Albert Cove - Rabi 16 26.730S 179 56.290W
Mike and Liz Downing
Mon 25 Jun 2012 09:07
It was only a 26 mile sail across to Rabi and up it's western shore to get to Albert Cove at the northwestern corner, but it involved negotiating quite a few reefs on the way and we do that very slowly! So it took 6 hours and we arrived early afternoon. The bay is without doubt one of the most picturesque that we have seen so far in Fiji - a half-moon bay with a golden sandy beach backed with palms. We haven't checked out the reefs yet and neither have we been ashore yet to check out the beach, but the jury is still out on the anchorage. It's another deep one - we're in 70ft and definitely cannot see the bottom - not good. The offshore wind was doing a good job at keeping us off the shore, but it dropped out as soon as it got dark and we're swinging every which way. We may need the stern anchor again, but don't fancy the thought of deploying it tonight. There are 3 other boats here. One was here when we arrived and 2 others arrived later this afternoon. There's only room for about 6 boats, so it's quite snug.
The reefs and strong wind made the passage 'interesting', as did zigzagging back and forth across the dateline (the 180 degree line). We started the passage in the west, crossed over to the east and are now back again in the west. The dateline means nothing here in terms of the date changing; the whole of Fiji operates the same time as New Zealand regardless of longitude. But it does have implications for the navigator. Each time we cross it our longitude changes - either east from Greenwich or west from Greenwich. So if you're going west and are east of the dateline your longitude increases, but continuing to go west once across the dateline your longitude decreases. It's very easy to make mistakes. particularly when putting in waypoints.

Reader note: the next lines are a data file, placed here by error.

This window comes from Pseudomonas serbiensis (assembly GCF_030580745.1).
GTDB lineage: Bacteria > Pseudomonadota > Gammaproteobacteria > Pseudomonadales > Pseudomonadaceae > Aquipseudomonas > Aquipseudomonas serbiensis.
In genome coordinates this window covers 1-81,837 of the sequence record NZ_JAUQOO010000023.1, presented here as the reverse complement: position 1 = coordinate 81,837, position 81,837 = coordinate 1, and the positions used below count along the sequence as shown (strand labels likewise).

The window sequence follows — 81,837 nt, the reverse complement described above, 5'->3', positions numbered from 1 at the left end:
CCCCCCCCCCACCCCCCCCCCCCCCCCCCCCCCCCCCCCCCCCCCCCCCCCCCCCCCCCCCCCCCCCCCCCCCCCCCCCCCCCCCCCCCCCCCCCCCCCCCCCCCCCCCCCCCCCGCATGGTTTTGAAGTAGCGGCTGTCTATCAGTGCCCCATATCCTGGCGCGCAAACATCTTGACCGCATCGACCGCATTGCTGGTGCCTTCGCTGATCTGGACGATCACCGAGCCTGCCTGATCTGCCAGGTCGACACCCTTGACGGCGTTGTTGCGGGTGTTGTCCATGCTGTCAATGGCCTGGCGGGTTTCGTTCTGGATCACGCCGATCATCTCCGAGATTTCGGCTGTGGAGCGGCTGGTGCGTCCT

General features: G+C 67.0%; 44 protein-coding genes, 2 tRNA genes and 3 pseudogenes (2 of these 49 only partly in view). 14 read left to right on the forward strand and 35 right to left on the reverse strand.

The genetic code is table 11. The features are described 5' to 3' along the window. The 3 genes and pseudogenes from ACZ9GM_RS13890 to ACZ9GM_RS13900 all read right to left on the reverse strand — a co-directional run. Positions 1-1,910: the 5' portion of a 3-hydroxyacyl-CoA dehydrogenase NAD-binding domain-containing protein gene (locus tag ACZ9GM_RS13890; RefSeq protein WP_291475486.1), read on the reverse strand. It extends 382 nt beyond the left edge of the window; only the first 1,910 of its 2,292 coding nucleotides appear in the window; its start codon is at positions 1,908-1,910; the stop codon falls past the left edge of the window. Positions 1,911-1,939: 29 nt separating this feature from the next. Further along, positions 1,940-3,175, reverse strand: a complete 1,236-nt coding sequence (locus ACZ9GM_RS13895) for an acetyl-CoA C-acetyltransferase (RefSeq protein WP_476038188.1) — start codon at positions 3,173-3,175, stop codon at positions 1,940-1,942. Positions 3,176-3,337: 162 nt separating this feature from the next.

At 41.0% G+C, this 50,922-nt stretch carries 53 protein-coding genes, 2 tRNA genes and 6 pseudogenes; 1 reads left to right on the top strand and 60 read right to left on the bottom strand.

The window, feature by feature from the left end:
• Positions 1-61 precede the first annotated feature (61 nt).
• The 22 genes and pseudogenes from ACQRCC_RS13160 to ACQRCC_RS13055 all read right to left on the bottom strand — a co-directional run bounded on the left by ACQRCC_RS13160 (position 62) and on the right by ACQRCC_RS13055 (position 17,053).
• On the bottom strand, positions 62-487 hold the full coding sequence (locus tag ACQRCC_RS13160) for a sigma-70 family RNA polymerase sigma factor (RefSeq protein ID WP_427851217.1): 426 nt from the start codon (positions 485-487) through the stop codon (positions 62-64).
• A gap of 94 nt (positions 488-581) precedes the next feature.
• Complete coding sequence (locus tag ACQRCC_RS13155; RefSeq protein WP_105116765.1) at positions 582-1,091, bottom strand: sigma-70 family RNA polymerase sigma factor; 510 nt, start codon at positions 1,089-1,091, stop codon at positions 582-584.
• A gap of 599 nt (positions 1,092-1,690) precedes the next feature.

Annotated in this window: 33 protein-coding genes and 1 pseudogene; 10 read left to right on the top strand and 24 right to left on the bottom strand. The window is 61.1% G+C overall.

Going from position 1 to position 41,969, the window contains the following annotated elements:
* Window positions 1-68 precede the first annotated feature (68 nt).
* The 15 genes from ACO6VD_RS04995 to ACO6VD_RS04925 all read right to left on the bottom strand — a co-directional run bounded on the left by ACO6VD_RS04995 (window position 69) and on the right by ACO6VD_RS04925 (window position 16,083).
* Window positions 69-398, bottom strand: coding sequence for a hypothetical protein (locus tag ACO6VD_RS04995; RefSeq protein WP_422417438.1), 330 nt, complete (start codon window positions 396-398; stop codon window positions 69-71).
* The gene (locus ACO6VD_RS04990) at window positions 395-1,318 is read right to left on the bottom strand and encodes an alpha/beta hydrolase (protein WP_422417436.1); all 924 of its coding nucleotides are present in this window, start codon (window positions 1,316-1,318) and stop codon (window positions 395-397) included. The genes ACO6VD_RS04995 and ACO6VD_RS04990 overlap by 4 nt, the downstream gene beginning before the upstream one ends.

Rabi is not populated by Fijians, but by Banabans from the Gilbert Islands. Their original home, Ocean Island in the Gilbert Islands (a thousand miles to the northwest), was destroyed by phosphate mining and the British Government agreed to find them a new island home. Rabi is it and was bought from the Fijian Government.